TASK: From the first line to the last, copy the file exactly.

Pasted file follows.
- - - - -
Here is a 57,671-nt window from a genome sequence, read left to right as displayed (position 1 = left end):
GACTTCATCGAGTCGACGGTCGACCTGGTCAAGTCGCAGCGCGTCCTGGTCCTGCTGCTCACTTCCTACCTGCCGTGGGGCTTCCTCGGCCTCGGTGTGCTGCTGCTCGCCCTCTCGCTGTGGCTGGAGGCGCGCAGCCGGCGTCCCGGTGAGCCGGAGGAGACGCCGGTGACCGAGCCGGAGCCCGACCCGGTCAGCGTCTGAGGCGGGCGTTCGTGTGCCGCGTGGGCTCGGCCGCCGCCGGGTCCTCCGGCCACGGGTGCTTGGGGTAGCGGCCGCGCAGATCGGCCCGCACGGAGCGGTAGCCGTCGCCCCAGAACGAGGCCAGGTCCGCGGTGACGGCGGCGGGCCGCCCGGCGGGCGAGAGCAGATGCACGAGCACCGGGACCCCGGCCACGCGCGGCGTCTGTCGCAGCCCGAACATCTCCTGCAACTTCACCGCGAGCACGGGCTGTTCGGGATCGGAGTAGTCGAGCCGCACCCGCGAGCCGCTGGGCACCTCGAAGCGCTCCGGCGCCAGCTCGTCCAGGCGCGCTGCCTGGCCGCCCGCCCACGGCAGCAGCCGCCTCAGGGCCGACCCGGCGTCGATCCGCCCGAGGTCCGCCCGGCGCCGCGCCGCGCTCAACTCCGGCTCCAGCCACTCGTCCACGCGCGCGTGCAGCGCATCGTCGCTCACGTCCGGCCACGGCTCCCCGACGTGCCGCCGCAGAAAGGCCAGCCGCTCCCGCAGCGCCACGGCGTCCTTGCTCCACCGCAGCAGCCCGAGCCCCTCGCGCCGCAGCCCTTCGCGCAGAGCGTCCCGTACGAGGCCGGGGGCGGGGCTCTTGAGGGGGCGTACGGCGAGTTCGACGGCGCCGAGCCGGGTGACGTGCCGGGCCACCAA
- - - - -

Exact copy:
Here is a 57,671-nt window from a genome sequence, read left to right as displayed (position 1 = left end):
GACTTCATCGAGTCGACGGTCGACCTGGTCAAGTCGCAGCGCGTCCTGGTCCTGCTGCTCACTTCCTACCTGCCGTGGGGCTTCCTCGGCCTCGGTGTGCTGCTGCTCGCCCTCTCGCTGTGGCTGGAGGCGCGCAGCCGGCGTCCCGGTGAGCCGGAGGAGACGCCGGTGACCGAGCCGGAGCCCGACCCGGTCAGCGTCTGAGGCGGGCGTTCGTGTGCCGCGTGGGCTCGGCCGCCGCCGGGTCCTCCGGCCACGGGTGCTTGGGGTAGCGGCCGCGCAGATCGGCCCGCACGGAGCGGTAGCCGTCGCCCCAGAACGAGGCCAGGTCCGCGGTGACGGCGGCGGGCCGCCCGGCGGGCGAGAGCAGATGCACGAGCACCGGGACCCCGGCCACGCGCGGCGTCTGTCGCAGCCCGAACATCTCCTGCAACTTCACCGCGAGCACGGGCTGTTCGGGATCGGAGTAGTCGAGCCGCACCCGCGAGCCGCTGGGCACCTCGAAGCGCTCCGGCGCCAGCTCGTCCAGGCGCGCTGCCTGGCCGCCCGCCCACGGCAGCAGCCGCCTCAGGGCCGACCCGGCGTCGATCCGCCCGAGGTCCGCCCGGCGCCGCGCCGCGCTCAACTCCGGCTCCAGCCACTCGTCCACGCGCGCGTGCAGCGCATCGTCGCTCACGTCCGGCCACGGCTCCCCGACGTGCCGCCGCAGAAAGGCCAGCCGCTCCCGCAGCGCCACGGCGTCCTTGCTCCACCGCAGCAGCCCGAGCCCCTCGCGCCGCAGCCCTTCGCGCAGAGCGTCCCGTACGAGGCCGGGGGCGGGGCTCTTGAGGGGGCGTACGGCGAGTTCGACGGCGCCGAGCCGGGTGACGTGCCGGGCCACCAA